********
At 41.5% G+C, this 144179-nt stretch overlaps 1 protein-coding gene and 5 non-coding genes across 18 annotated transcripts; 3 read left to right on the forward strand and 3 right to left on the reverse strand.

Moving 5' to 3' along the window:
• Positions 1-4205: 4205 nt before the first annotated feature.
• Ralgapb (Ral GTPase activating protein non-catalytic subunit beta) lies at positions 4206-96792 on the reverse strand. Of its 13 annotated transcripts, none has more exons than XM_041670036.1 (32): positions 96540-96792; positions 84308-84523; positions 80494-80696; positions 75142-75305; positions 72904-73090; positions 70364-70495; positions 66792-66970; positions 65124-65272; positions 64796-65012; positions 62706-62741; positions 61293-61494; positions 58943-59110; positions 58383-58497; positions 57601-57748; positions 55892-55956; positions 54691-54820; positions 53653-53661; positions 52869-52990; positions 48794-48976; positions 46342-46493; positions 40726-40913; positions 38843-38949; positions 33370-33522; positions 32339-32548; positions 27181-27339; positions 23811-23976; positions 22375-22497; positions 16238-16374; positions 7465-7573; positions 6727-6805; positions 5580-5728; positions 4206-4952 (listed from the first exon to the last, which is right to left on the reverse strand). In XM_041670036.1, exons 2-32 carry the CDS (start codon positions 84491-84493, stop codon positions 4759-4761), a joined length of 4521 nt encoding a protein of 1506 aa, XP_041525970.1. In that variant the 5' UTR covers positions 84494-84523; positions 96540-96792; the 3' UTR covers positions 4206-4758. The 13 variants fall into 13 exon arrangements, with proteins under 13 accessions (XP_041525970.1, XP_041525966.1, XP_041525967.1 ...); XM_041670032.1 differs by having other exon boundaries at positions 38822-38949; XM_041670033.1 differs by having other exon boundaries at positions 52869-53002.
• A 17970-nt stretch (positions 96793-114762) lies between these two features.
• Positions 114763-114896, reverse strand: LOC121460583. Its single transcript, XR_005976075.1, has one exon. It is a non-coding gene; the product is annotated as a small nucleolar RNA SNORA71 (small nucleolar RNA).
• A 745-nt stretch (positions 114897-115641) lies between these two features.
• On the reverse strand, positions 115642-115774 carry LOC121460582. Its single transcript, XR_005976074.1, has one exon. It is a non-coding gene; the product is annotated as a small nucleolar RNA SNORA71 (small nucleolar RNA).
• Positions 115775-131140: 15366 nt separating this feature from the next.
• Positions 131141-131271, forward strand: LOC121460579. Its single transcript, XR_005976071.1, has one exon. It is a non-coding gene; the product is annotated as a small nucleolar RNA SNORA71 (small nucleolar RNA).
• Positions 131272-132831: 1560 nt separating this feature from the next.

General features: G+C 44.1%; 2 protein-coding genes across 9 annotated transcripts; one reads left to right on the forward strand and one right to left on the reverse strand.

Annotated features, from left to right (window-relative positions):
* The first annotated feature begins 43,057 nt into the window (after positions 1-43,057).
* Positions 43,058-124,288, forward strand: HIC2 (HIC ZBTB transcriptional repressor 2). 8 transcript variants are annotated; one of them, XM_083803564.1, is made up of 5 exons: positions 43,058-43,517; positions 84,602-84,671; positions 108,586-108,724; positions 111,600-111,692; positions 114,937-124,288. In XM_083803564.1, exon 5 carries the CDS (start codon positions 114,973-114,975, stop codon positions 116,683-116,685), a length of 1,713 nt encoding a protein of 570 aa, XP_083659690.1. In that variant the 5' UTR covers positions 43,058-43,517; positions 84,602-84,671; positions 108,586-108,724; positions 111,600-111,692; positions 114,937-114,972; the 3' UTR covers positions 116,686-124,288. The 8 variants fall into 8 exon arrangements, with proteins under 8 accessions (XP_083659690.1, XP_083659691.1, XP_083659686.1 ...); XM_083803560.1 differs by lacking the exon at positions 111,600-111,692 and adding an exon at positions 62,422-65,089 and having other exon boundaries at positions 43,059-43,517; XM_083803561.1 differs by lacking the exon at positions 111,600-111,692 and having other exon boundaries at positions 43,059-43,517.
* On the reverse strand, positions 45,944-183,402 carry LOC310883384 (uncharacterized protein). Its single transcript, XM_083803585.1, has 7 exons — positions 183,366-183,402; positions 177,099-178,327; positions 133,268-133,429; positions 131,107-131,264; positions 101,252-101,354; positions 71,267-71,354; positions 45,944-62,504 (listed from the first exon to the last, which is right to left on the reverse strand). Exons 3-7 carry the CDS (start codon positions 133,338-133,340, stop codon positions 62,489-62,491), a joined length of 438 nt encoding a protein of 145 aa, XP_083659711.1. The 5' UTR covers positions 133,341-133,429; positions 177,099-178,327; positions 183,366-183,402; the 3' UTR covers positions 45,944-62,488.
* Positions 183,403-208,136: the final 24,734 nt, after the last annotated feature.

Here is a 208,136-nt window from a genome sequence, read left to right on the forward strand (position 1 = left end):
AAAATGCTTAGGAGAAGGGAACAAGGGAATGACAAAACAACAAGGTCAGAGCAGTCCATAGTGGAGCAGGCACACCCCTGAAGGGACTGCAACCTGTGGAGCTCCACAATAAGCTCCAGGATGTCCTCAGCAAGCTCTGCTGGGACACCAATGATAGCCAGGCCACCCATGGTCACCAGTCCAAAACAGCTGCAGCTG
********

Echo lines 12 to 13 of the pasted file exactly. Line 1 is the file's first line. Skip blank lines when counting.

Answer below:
General features: G+C 44.1%; 2 protein-coding genes across 9 annotated transcripts; one reads left to right on the forward strand and one right to left on the reverse strand.

Annotated features, from left to right (window-relative positions):